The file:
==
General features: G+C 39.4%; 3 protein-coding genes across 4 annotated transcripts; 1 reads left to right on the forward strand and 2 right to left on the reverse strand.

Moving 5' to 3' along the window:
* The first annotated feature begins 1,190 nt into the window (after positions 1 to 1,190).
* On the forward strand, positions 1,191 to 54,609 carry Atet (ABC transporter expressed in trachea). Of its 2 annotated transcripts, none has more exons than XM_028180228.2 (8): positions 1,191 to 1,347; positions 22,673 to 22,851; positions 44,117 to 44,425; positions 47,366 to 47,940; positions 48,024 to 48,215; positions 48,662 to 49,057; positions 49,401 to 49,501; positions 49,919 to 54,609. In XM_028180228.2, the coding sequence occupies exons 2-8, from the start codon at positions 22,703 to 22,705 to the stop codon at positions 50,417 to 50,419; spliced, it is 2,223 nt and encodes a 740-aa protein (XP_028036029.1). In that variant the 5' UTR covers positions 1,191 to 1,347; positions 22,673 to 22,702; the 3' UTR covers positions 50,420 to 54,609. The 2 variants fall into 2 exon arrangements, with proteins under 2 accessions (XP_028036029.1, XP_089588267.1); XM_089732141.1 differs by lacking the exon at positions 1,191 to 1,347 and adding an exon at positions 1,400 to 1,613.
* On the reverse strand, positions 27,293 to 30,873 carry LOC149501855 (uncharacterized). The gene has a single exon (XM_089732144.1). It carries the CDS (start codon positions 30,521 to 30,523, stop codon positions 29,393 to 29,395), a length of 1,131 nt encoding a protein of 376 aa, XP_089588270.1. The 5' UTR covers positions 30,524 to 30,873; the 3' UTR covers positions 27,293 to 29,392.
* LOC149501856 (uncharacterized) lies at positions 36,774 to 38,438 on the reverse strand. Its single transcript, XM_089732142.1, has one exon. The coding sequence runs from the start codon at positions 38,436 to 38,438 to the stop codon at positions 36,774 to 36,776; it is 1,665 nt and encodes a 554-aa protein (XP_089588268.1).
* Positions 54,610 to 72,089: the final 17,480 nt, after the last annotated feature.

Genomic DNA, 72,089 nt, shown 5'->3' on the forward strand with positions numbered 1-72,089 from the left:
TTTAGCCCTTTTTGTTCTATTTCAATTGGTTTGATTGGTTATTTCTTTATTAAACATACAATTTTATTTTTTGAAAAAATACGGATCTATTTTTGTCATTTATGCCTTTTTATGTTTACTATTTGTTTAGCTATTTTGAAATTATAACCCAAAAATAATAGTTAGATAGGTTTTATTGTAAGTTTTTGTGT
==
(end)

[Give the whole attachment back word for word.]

General features: G+C 39.4%; 3 protein-coding genes across 4 annotated transcripts; 1 reads left to right on the forward strand and 2 right to left on the reverse strand.

Moving 5' to 3' along the window:
* The first annotated feature begins 1,190 nt into the window (after positions 1 to 1,190).
* On the forward strand, positions 1,191 to 54,609 carry Atet (ABC transporter expressed in trachea). Of its 2 annotated transcripts, none has more exons than XM_028180228.2 (8): positions 1,191 to 1,347; positions 22,673 to 22,851; positions 44,117 to 44,425; positions 47,366 to 47,940; positions 48,024 to 48,215; positions 48,662 to 49,057; positions 49,401 to 49,501; positions 49,919 to 54,609. In XM_028180228.2, the coding sequence occupies exons 2-8, from the start codon at positions 22,703 to 22,705 to the stop codon at positions 50,417 to 50,419; spliced, it is 2,223 nt and encodes a 740-aa protein (XP_028036029.1). In that variant the 5' UTR covers positions 1,191 to 1,347; positions 22,673 to 22,702; the 3' UTR covers positions 50,420 to 54,609. The 2 variants fall into 2 exon arrangements, with proteins under 2 accessions (XP_028036029.1, XP_089588267.1); XM_089732141.1 differs by lacking the exon at positions 1,191 to 1,347 and adding an exon at positions 1,400 to 1,613.
* On the reverse strand, positions 27,293 to 30,873 carry LOC149501855 (uncharacterized). The gene has a single exon (XM_089732144.1). It carries the CDS (start codon positions 30,521 to 30,523, stop codon positions 29,393 to 29,395), a length of 1,131 nt encoding a protein of 376 aa, XP_089588270.1. The 5' UTR covers positions 30,524 to 30,873; the 3' UTR covers positions 27,293 to 29,392.
* LOC149501856 (uncharacterized) lies at positions 36,774 to 38,438 on the reverse strand. Its single transcript, XM_089732142.1, has one exon. The coding sequence runs from the start codon at positions 38,436 to 38,438 to the stop codon at positions 36,774 to 36,776; it is 1,665 nt and encodes a 554-aa protein (XP_089588268.1).
* Positions 54,610 to 72,089: the final 17,480 nt, after the last annotated feature.

Genomic DNA, 72,089 nt, shown 5'->3' on the forward strand with positions numbered 1-72,089 from the left:
TTTAGCCCTTTTTGTTCTATTTCAATTGGTTTGATTGGTTATTTCTTTATTAAACATACAATTTTATTTTTTGAAAAAATACGGATCTATTTTTGTCATTTATGCCTTTTTATGTTTACTATTTGTTTAGCTATTTTGAAATTATAACCCAAAAATAATAGTTAGATAGGTTTTATTGTAAGTTTTTGTGT